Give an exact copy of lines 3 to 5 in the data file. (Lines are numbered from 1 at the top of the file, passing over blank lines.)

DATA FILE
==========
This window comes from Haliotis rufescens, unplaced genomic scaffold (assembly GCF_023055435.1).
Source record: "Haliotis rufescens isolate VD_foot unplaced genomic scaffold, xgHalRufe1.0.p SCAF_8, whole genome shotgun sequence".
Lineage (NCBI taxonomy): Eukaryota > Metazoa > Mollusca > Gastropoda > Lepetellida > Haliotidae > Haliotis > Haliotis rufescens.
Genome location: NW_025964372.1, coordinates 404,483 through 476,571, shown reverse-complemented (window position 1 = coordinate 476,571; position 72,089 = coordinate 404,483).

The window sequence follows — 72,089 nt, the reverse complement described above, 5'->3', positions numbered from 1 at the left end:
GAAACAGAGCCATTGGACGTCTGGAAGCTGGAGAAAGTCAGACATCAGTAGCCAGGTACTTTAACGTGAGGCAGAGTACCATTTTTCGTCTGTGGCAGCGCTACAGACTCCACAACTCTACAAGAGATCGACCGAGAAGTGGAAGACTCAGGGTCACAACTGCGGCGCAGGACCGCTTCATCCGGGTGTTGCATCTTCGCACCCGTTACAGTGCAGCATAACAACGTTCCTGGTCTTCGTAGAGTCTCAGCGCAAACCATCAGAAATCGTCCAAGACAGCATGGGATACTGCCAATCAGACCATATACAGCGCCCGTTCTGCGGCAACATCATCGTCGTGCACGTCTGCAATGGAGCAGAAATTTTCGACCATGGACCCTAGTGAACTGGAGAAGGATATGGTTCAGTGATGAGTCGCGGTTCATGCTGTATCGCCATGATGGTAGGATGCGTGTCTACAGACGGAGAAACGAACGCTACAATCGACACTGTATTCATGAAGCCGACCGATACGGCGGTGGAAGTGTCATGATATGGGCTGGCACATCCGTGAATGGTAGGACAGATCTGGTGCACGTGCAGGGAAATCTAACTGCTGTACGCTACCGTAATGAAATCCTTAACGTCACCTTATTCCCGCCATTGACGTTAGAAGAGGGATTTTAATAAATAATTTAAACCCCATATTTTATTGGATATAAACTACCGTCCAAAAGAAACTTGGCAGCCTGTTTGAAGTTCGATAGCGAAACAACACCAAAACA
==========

Lineage (NCBI taxonomy): Eukaryota > Metazoa > Mollusca > Gastropoda > Lepetellida > Haliotidae > Haliotis > Haliotis rufescens.
Genome location: NW_025964372.1, coordinates 404,483 through 476,571, shown reverse-complemented (window position 1 = coordinate 476,571; position 72,089 = coordinate 404,483).

The window sequence follows — 72,089 nt, the reverse complement described above, 5'->3', positions numbered from 1 at the left end: